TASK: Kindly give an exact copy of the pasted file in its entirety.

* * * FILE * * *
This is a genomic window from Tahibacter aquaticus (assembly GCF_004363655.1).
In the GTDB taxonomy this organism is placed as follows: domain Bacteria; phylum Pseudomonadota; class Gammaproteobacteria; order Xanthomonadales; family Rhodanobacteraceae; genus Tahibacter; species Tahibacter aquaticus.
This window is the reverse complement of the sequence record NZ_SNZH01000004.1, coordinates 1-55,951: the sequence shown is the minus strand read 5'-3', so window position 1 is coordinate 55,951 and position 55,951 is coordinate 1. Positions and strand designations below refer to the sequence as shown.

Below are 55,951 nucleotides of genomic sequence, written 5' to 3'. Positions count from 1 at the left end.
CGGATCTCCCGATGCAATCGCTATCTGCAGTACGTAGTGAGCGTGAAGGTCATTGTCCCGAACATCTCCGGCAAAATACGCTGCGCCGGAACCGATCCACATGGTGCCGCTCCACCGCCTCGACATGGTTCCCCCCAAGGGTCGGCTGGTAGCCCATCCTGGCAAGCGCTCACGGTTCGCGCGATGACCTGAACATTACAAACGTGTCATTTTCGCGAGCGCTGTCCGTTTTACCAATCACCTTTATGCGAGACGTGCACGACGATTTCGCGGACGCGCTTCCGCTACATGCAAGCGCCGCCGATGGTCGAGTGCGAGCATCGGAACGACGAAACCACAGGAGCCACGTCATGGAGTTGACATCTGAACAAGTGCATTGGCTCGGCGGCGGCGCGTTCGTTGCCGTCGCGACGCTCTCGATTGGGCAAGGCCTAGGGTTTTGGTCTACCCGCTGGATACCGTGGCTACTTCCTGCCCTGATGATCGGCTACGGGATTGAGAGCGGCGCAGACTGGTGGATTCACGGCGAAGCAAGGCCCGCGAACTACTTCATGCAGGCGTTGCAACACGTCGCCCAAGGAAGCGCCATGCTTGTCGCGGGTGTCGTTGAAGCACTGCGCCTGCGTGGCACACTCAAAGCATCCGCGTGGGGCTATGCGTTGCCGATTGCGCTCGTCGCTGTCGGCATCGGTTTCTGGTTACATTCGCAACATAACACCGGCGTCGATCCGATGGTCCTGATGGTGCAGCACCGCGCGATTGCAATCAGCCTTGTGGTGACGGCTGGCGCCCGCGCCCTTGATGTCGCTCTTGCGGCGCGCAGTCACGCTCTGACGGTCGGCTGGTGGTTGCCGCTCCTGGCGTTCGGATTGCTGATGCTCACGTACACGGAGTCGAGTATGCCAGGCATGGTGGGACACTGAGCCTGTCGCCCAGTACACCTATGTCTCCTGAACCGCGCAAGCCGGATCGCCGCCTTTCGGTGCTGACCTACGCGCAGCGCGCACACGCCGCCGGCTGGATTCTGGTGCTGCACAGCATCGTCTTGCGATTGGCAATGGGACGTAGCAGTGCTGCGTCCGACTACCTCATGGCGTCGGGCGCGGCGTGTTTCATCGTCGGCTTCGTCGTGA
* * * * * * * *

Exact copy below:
This is a genomic window from Tahibacter aquaticus (assembly GCF_004363655.1).
In the GTDB taxonomy this organism is placed as follows: domain Bacteria; phylum Pseudomonadota; class Gammaproteobacteria; order Xanthomonadales; family Rhodanobacteraceae; genus Tahibacter; species Tahibacter aquaticus.
This window is the reverse complement of the sequence record NZ_SNZH01000004.1, coordinates 1-55,951: the sequence shown is the minus strand read 5'-3', so window position 1 is coordinate 55,951 and position 55,951 is coordinate 1. Positions and strand designations below refer to the sequence as shown.

Below are 55,951 nucleotides of genomic sequence, written 5' to 3'. Positions count from 1 at the left end.
CGGATCTCCCGATGCAATCGCTATCTGCAGTACGTAGTGAGCGTGAAGGTCATTGTCCCGAACATCTCCGGCAAAATACGCTGCGCCGGAACCGATCCACATGGTGCCGCTCCACCGCCTCGACATGGTTCCCCCCAAGGGTCGGCTGGTAGCCCATCCTGGCAAGCGCTCACGGTTCGCGCGATGACCTGAACATTACAAACGTGTCATTTTCGCGAGCGCTGTCCGTTTTACCAATCACCTTTATGCGAGACGTGCACGACGATTTCGCGGACGCGCTTCCGCTACATGCAAGCGCCGCCGATGGTCGAGTGCGAGCATCGGAACGACGAAACCACAGGAGCCACGTCATGGAGTTGACATCTGAACAAGTGCATTGGCTCGGCGGCGGCGCGTTCGTTGCCGTCGCGACGCTCTCGATTGGGCAAGGCCTAGGGTTTTGGTCTACCCGCTGGATACCGTGGCTACTTCCTGCCCTGATGATCGGCTACGGGATTGAGAGCGGCGCAGACTGGTGGATTCACGGCGAAGCAAGGCCCGCGAACTACTTCATGCAGGCGTTGCAACACGTCGCCCAAGGAAGCGCCATGCTTGTCGCGGGTGTCGTTGAAGCACTGCGCCTGCGTGGCACACTCAAAGCATCCGCGTGGGGCTATGCGTTGCCGATTGCGCTCGTCGCTGTCGGCATCGGTTTCTGGTTACATTCGCAACATAACACCGGCGTCGATCCGATGGTCCTGATGGTGCAGCACCGCGCGATTGCAATCAGCCTTGTGGTGACGGCTGGCGCCCGCGCCCTTGATGTCGCTCTTGCGGCGCGCAGTCACGCTCTGACGGTCGGCTGGTGGTTGCCGCTCCTGGCGTTCGGATTGCTGATGCTCACGTACACGGAGTCGAGTATGCCAGGCATGGTGGGACACTGAGCCTGTCGCCCAGTACACCTATGTCTCCTGAACCGCGCAAGCCGGATCGCCGCCTTTCGGTGCTGACCTACGCGCAGCGCGCACACGCCGCCGGCTGGATTCTGGTGCTGCACAGCATCGTCTTGCGATTGGCAATGGGACGTAGCAGTGCTGCGTCCGACTACCTCATGGCGTCGGGCGCGGCGTGTTTCATCGTCGGCTTCGTCGTGA